The Dialectic
By Vicky Davis


The Name of the Game is The Dialectic - The Hegelian Dialectic. 
We need to learn to recognize it so that we don't act like stooges - falling for it time after time after time.  Below you will find an article written for a UN organization on Public Administration on the tax reform policy of the neo cons who are running our government [ into the ground].  The date on it is 2003.    
When Aaron Russo hit the scene with his movie on our tax system, I tried to tell people that he was actually working for the neo con government with his movie.  That it was yet another Hegelian Dialectic.  He is trying to create the public pressure to change the tax system the way the neo cons want it changed - which is to eliminate income tax (because they are destroying the income tax base by destroying the middle class).  Also, since they are destroying the government, consumption taxes will hit everybody who is residing in the United States which eliminates citizenship as a factor.  It separates the people from the government for taxation.  That way, the tax revenues could just as easily go to the Inter-American Union as opposed to the United States government.  
Collection of consumption taxes won't be difficult because retail is being taken over by the big box stores and for other local businesses, they are defining intermodal commerce zones which are designated areas under private control that will be exempt from local taxes - giving incentives for businesses to move to them.  These zones will be used to put small American businesses not connected to the socialist system - out of business.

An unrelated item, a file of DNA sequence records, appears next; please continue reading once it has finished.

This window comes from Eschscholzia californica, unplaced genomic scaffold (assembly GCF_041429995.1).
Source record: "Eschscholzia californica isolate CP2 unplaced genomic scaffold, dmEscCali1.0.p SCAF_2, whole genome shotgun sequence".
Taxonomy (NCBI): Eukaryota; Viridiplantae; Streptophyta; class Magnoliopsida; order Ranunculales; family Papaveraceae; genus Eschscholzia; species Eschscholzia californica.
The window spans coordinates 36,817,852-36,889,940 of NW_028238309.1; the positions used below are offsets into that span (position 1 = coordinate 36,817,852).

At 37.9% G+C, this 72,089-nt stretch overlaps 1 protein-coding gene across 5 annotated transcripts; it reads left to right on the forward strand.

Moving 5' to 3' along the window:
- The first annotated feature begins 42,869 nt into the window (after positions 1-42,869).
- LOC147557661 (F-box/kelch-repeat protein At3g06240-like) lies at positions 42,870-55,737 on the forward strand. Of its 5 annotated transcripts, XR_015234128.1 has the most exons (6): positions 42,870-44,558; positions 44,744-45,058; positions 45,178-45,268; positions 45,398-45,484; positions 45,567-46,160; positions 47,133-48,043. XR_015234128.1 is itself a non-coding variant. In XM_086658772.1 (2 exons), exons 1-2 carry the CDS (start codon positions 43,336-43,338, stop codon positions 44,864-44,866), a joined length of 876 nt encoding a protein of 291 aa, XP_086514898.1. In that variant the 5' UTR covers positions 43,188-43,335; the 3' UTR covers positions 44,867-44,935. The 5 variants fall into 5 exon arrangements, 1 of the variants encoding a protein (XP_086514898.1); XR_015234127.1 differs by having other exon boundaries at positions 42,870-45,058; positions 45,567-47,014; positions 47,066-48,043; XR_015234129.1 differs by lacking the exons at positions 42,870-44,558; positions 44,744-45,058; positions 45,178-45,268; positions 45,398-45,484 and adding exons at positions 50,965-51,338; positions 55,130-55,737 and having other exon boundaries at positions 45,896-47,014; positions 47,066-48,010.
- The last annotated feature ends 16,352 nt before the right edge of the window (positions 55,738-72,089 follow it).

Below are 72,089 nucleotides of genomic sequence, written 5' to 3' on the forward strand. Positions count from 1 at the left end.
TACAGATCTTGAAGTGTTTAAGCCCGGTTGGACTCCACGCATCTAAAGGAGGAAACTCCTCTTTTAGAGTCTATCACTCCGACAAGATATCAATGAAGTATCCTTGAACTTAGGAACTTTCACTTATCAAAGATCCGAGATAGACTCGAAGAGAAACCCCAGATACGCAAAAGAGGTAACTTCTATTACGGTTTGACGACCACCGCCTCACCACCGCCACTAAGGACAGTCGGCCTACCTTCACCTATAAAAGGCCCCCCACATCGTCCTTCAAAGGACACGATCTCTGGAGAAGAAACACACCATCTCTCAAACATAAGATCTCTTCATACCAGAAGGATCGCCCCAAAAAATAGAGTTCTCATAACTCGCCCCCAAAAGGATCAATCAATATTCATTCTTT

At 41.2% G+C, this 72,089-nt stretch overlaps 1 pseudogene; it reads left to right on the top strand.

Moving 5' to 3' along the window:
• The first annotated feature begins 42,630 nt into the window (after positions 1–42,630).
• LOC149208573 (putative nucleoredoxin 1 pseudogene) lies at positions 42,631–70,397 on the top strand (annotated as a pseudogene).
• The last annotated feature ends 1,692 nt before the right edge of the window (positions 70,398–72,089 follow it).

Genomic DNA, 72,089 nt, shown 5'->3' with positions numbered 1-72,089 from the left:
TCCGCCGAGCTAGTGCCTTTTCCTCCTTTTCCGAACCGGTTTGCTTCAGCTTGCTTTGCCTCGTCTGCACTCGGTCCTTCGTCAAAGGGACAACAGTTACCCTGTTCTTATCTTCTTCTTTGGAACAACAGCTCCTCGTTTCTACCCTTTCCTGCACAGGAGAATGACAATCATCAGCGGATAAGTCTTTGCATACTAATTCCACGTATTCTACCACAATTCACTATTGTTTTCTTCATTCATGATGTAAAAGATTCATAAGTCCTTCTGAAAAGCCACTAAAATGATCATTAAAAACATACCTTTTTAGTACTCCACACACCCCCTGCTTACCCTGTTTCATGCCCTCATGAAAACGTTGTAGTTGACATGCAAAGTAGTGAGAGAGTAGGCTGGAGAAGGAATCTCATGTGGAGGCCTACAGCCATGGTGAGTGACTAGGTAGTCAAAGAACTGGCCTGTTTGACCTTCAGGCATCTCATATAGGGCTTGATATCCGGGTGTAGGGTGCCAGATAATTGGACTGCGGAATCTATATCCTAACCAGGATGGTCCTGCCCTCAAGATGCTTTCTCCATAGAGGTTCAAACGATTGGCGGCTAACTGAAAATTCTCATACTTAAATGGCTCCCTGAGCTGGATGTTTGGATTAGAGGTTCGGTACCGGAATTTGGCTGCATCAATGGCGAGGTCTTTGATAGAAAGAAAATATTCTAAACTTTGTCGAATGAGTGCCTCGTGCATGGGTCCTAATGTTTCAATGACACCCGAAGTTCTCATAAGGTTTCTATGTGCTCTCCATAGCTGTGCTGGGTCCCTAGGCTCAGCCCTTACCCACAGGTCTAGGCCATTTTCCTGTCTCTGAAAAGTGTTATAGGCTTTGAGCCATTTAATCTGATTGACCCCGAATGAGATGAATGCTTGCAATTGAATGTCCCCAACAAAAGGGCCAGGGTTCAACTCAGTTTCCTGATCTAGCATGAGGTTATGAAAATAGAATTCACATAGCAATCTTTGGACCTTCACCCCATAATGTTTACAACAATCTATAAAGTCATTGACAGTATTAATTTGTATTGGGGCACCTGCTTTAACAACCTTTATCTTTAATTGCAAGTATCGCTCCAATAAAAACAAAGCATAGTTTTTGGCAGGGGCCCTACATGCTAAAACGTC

Reminder - this perception management play between the Bush Administration and the New York Times regarding survelliance of financial transactions in and out of the country - is yet another Hegelian Dialectic.  They are trying to break down the reciprocal banking laws between nations.  They are again trying to create public pressure on civil rights grounds when the real benefits will go to the very rich and very corrupt by being able to move money in and out of countries without worry about law enforcement authorities and taxing agencies being able to trace it. 
Here is another one.   The NEA will endorse same-sex marriage.  The schools are now supporting the gay agenda in schools.  And they are connecting up the schools with mental health professionals so that they can reach more kids with mind destroying psychiatric drugs.    What's the purpose of all this?   They want to eliminate schools as we know them - going instead to the internet  eLearning and on-the job vocational training.  This turns the schools into factories for workers rather than education citizens of a free nation.  (Remember that Bill Gates is going to work full time with his Foundation.  He has a deal with the UN to promote their agenda which means worker factories and global citizenship).
Article on U.S. Tax Policy and plans for reform
Today I found a UN website on Public Administration and in their newsletter, an article written by   From Detroit News, MI, by Jonathan Weisman, 13 June 2003  that is a report to the members of the UN on the status of 'tax reform' in the U.S.